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Part of my unending series of ice cream related questions: I’m mildly lactose intolerant and usually don’t have a lot of upset from a small amount of ice cream. (Especially since cream is naturally lower in lactose.) While lactose-free milk is widely available here, LF anything else is harder to find and/or overpriced. In particular regarding ice cream making, evaporated milk or sweetened condensed milk aren’t available LF, and due to what they are have whopping amounts of lactose.

Can these or the cooked base be pre-treated using the lactase pills I keep around to make them lactose free? And how would I go about this re: heating or time required?

(I suppose a possible hack would be using a matching flavour of whey isolate powder, the stuff used for protein shakes after workouts, but I’m still curious about breaking up the lactose in regular dairy.)

  • Is coconut milk available where you are? I've had some very good coconut milk sorbet. (Ciao Bella was the most memorable, but that might've been because they were the first one I had ... but they also published a cookbook) – Joe Aug 26 at 21:12
  • I’m familiar with the workarounds; and there’s nothing stopping me from just taking the pill except forgetfulness. But you can’t make dulce de leche from coconut milk, or say fior di latte gelato. (Me and a friend wanted to visit a touristy organic dairy farm so I figured I might grab some high end milk and cream and make something highlighting the flavour of dairy specifically.) And it’d definitely be more convenient to have the peace of mind that the ice cream in the freezer is safe as-is. – millimoose Aug 26 at 21:27
  • I will however look at coconut milk sorbet to pair with jasmine tea sorbet at least. Although looking at the recipes it looks like I’ll be posting my umpteenth question about stabilizers. – millimoose Aug 26 at 21:27
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    Not quite an answer, but lactose-free milk tastes quite different from regular milk - because the lactase converts the lactose into glucose and galactose, it's considerably sweeter. I've attempted to make various milk-based recipes with lactose-free milk with mixed results. Pudding, for instance, is fine. Béchamel was pretty bad. – Juhasz Aug 26 at 23:04
  • NileRed tried this on youtube: youtube.com/watch?v=wYyqZWWU9GU Seemed fine to him – Cam.Davidson.Pilon Sep 1 at 19:03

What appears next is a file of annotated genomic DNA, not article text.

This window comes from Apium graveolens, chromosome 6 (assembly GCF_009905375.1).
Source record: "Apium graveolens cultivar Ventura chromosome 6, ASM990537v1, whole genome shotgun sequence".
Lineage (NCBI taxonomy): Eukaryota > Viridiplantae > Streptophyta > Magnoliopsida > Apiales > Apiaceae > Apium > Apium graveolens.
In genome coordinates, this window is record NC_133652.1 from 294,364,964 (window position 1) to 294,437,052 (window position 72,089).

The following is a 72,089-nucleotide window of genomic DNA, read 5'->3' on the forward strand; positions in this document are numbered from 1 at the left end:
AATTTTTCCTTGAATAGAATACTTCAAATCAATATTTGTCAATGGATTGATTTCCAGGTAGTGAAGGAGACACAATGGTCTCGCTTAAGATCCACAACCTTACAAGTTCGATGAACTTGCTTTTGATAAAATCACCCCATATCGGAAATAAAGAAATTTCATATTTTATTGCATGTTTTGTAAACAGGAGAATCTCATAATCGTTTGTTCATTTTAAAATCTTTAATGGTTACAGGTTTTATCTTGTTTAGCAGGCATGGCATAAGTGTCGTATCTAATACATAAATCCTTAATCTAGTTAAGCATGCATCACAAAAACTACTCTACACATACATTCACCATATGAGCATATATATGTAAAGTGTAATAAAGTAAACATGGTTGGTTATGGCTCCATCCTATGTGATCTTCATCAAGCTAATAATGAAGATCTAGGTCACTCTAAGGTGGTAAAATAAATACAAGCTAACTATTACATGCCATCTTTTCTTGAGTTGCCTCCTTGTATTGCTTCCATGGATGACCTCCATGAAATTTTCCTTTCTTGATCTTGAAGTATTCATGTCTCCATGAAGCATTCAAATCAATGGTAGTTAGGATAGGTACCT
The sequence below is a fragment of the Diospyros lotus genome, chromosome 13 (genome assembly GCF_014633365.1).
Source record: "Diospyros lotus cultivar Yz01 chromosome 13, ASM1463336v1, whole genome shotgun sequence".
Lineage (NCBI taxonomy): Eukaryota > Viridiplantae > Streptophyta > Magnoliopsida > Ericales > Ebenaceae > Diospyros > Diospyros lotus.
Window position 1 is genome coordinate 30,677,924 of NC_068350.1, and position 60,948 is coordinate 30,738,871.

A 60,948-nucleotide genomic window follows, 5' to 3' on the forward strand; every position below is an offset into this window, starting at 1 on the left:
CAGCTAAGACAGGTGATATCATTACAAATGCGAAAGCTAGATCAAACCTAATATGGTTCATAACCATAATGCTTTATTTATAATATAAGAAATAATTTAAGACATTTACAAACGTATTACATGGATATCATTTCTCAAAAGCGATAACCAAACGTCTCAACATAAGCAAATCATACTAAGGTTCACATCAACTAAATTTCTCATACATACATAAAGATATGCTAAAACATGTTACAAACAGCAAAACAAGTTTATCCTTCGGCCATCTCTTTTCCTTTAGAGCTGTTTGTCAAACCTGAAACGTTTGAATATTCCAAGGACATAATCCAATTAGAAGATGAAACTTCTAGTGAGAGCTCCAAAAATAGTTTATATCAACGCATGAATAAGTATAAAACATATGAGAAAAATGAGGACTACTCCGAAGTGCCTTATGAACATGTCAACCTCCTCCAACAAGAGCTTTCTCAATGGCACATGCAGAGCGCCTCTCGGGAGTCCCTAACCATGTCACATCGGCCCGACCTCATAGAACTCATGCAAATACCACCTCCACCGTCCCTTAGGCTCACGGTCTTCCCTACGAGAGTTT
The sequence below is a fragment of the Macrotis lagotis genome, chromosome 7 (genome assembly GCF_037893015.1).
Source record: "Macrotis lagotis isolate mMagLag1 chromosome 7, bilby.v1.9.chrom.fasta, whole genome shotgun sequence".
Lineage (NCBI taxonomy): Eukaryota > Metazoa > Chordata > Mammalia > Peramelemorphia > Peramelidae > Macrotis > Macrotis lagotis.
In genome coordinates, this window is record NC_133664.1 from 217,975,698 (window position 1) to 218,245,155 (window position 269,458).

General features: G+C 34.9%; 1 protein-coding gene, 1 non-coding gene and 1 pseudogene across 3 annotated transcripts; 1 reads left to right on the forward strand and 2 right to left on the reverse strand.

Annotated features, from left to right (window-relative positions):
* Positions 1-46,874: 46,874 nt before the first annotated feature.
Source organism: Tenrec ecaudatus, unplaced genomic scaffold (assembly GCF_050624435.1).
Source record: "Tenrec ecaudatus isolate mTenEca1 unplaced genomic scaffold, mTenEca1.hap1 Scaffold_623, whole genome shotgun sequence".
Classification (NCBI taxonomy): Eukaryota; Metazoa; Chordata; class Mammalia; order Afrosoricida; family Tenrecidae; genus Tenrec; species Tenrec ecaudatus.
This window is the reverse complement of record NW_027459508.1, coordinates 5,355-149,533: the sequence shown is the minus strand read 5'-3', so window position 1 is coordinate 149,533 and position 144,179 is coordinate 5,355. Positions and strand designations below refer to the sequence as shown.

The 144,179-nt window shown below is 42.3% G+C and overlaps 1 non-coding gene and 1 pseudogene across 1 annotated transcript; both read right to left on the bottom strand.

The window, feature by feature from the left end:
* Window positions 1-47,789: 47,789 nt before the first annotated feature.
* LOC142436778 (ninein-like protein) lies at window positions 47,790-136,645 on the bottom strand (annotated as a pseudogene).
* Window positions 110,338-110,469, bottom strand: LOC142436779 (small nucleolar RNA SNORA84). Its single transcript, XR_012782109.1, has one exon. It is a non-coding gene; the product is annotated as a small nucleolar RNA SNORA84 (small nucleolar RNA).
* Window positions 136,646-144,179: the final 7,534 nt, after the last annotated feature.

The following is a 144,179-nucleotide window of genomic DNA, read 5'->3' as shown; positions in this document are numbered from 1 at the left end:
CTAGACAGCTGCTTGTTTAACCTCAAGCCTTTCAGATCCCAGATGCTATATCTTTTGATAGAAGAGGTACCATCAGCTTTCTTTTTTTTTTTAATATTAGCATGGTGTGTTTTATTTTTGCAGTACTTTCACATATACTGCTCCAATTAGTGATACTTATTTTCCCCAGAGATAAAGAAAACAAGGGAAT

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Ways to make lactose-free dairy at home

  • Grind your lactase pills into powder, dissolve them in warm water, and dump the solution into your milk. Wait 24-48 hours.
  • More convenient is to add 7 drops of liquid Lactase. Wait 24-48 hours and 70% of the lactose is gone.
  • More economical is to buy bulk lactase powder. Dissolve it in warm water and pour it into your milk. Wait 24-48 hours.
  • Another economical option is half-making yogurt. The yogurt bacteria (Lactobacillus bulgaricus, Streptococcus thermophilus, and Lactobacillus acidophilus) eat the lactose. I pour a gallon of milk into a pot inside another pot of water. Heat the milk to 185°F for 30 minutes. Then cool the pot of milk to 110° in cold water in the kitchen sink. Pitch the milk with 2-3 Tbsp. of plain fresh yogurt with "active cultures" and pour the milk back into the milk jug. Put the jug of milk into a food dehydrator (or anything else with good temperature control) and incubate at 104° for 3-4 hours. At that point you'll have slightly thickened milk. Shake it and use like normal. After 7 hours incubation you'll have yogurt. Strain off the whey and you'll have greek yogurt. Both have whey less lactose in them.

All these techniques will dramatically reduce the lactose in milk.

Fun Tips

  • Adjust the flavor of the milk-gurt by playing with the temperature. Lactobacillus bulgaricus prefers 110° and the other two prefer 99°. The different resulting acids (lactic, folic, formic) affect the flavor.
  • Yogurt bacteria break down lactose into acids. You can test the acidity to roughly determine how much lactose has been consumed.
  • The higher the acidity, the longer the treated milk will last.
  • You can mix-n-match, half-making yogurt and then adding lactase to the result.
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